Hear the band before their massive US breakthrough
When Colin Hay, Ron Strykert, Jerry Speiser, Greg Ham and John Rees formed Men At Work in the late 1970s, they couldn’t have understood the lasting impact they’d have on the Australian music landscape.
Their first two singles – ‘Keypunch Operator’ and ‘Down Under’ – were self-financed and released independently. And although they both failed to reach the Top 100 Charts, their pub rock band reputation saw them end the year as one of the most in-demand, unsigned bands of 1980.
Next, came a record deal, new single ‘Who Can It Be Now? – peaking at #2 on the charts – before a re-arranged, poppier version of ‘Down Under’ saw the band score their first number one, a position the band held for six straight weeks. Men At Work’s debut album, Business as Usual, was released around the same time, holding its number one chart spot for nine straight weeks.
By February 1982, both ‘Down Under’ and Business As Usual had reached #1 on the New Zealand charts – the latter becoming the first Australian album to reach that peak in New Zealand.
Despite their resounding success on this side of the world, it wouldn’t be until October 1982 that Men At Work – spurred by a support slot alongside Fleetwood Mac – really broke through into the Canadian and North American markets.
On the latest instalment of ARCA’s Desk Tape Series, we meet Men at Work right in the middle of this transition period.
The recently surfaced live album captures the band just before their massive US breakthrough, during their show at New Zealand’s Christchurch Town Hall in 1982.
It was around this time, following the recording of the band’s debut album, that Men At Work frontman Colin Hay really saw things changing.”We hadn’t been off the road in two years, but now we had a record behind us, and we were empowered, to say the least.
“I started to notice something about the audiences during ’81, going into ’82. They were becoming incredibly energized at the shows, fiercely responsive. It was like a mutual, deep recognition of the electric beauty and pure energy that music can create. It was one of the happiest, most creative and exciting periods of my life. It stays with you. Always. This tape was recorded during this period.” he says.
Drummer Jerry Speiser also remembers that time fondly. “There was a rapport between us and the humour was an important part of it all. We could be tight but also be loose within that. The arrangements were very strong, we all had good voices, Colin’s was unique, and I always regarded him as a genius songwriter. When I listen to the Christchurch tape, what strikes me most was that the band was happy, we were having fun,” he says.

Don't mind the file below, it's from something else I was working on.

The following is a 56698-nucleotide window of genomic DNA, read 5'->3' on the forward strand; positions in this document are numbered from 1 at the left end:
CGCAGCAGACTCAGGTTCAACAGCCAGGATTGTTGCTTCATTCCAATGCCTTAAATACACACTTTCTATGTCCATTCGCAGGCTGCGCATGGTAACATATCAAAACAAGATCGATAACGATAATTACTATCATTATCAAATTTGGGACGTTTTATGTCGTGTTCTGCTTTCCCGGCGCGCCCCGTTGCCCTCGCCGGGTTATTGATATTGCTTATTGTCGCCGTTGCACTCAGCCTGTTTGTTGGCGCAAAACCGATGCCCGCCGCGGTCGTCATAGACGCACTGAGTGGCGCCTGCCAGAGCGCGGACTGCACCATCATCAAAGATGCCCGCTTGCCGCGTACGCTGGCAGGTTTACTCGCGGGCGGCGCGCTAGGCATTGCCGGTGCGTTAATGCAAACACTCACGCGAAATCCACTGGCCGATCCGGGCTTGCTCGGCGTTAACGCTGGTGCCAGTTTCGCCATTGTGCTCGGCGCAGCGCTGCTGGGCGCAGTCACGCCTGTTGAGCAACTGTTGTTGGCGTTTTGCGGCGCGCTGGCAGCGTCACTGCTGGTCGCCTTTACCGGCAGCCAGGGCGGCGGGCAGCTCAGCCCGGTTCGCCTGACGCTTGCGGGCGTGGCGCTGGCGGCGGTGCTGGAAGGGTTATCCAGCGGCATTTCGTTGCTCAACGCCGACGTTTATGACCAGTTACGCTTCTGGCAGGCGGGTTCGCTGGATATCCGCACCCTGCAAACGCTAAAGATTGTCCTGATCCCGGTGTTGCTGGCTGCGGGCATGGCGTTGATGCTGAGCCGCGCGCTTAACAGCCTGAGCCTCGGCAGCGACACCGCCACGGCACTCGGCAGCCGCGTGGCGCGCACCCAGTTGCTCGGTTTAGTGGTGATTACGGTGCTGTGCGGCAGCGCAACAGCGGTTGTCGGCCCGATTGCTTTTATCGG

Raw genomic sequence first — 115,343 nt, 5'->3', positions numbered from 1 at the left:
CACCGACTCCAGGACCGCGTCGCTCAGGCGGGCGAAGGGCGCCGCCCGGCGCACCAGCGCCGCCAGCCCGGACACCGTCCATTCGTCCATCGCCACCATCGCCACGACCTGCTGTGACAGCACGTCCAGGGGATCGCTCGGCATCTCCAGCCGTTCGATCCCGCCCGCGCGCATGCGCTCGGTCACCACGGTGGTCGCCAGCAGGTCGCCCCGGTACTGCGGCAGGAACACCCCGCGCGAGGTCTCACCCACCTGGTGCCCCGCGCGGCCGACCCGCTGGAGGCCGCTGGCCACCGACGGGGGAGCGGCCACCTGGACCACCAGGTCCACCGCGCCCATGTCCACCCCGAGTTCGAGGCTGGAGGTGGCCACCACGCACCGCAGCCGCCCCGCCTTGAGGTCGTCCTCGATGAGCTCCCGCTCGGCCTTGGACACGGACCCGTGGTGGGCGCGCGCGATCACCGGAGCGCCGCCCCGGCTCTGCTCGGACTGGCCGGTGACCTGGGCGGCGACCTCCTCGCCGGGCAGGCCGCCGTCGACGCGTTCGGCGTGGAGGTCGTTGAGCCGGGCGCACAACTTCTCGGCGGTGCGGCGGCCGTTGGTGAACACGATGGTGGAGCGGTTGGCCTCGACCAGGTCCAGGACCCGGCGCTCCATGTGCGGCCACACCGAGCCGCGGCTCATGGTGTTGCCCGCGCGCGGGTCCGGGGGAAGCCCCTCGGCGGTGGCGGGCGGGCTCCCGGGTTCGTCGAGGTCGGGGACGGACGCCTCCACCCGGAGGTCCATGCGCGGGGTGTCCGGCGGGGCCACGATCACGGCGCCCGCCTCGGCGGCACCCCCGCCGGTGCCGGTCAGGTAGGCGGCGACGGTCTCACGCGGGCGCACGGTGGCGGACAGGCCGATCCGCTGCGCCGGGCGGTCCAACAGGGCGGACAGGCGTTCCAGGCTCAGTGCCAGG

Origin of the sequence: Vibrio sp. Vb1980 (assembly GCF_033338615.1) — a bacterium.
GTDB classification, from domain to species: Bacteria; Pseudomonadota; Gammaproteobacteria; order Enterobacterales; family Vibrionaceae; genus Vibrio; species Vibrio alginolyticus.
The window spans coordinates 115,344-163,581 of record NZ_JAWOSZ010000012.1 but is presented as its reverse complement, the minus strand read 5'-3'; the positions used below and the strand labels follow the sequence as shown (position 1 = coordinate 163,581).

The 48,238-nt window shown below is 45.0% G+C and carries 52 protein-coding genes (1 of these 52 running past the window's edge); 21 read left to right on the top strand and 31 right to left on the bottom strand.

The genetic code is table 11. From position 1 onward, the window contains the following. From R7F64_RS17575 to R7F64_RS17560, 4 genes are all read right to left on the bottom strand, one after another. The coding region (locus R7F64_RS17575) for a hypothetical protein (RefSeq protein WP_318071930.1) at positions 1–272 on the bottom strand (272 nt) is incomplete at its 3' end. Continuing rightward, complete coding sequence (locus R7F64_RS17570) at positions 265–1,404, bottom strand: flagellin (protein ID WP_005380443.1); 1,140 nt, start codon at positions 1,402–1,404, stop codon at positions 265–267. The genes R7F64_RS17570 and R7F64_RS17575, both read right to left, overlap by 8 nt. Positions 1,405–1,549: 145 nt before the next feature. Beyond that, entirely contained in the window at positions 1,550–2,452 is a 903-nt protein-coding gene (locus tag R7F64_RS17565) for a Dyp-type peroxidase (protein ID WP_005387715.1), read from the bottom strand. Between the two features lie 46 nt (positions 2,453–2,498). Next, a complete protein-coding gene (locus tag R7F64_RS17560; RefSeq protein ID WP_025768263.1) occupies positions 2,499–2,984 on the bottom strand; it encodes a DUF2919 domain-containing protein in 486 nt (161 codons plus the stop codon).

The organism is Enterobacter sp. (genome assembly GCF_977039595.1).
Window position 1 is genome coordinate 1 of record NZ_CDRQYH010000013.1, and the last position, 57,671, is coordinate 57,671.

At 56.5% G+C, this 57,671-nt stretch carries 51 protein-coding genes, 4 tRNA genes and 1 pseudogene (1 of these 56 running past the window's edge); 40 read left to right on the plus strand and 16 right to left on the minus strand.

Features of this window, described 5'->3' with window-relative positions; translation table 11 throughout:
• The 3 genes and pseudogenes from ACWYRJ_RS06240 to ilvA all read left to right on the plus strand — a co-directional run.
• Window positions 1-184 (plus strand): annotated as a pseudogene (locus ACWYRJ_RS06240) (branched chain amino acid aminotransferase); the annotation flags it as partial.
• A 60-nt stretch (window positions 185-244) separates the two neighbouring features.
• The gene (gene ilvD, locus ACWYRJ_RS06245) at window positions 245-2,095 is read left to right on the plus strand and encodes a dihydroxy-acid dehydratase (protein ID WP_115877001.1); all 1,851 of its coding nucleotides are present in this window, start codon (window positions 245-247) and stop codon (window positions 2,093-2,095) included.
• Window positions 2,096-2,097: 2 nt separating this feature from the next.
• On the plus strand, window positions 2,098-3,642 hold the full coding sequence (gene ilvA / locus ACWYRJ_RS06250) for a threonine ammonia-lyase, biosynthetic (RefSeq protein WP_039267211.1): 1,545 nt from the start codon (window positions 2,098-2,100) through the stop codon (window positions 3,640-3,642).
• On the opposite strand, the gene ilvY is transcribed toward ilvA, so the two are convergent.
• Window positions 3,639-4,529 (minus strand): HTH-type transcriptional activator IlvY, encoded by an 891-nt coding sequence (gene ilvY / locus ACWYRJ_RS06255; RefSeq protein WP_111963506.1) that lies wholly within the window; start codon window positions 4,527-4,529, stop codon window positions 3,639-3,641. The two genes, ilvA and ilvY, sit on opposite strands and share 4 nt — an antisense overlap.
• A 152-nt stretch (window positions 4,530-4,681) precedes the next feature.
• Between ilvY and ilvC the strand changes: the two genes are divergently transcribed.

The Christchurch show, performed in front of 2500 fans and broadcast live on New Zealand radio, was recorded by long time friend and front-of-house operator Mark Woods.
The Men At Work live session of the sixth Desk Tape Series episode to be released, following archival live performances from Australian Crawl (Live at Billboard, 1981), Jo Jo Zep & The Falcons (Live at San Remo, NYE 1976), Captain Matchbox Whoopee Band Live (Ormond Hall, 2011), TISM (Love at Corner Hotel, 1988), and Redgum (Live in Amsterdam, 1985).
About ARCA’s Desk Tape Series
The ARCA Desk Tape Series is an initiative of the Australian Road Crew Association (ARCA), a not for profit organisation dedicated to the welfare of live production crew across Australia.
Each release acknowledges just how important roadies have been to making our live performance industry a stand out success. They offer recognition to the engineers who documented this wealth of genuine Australian music history. All profits from The Desk Tape Series releases are split 20% to ARCA and 80% to the Support Act Roadies fund.
“The idea of our Desk Tape Series began some years ago for us to help in a small way to help give road crew recognition to themselves and to the public for their contribution to the Aussie music industry,” say founders and co-directors of ARCA, Ian Peel and Adrian Anderson.
“But with the country’s live performance industry estimated to have lost $350 million worth of work by the first week of April, we have to remember that crews are the most at-risk sector and need special extra funding. No crew, no show.”
Roadies have amassed a treasure trove of live recordings spanning more than 40 years and made ARCA their custodian. These tapes document the cultural significance of the Australian live music scene and serve as important historical records, requiring a release to ensure they may never be lost.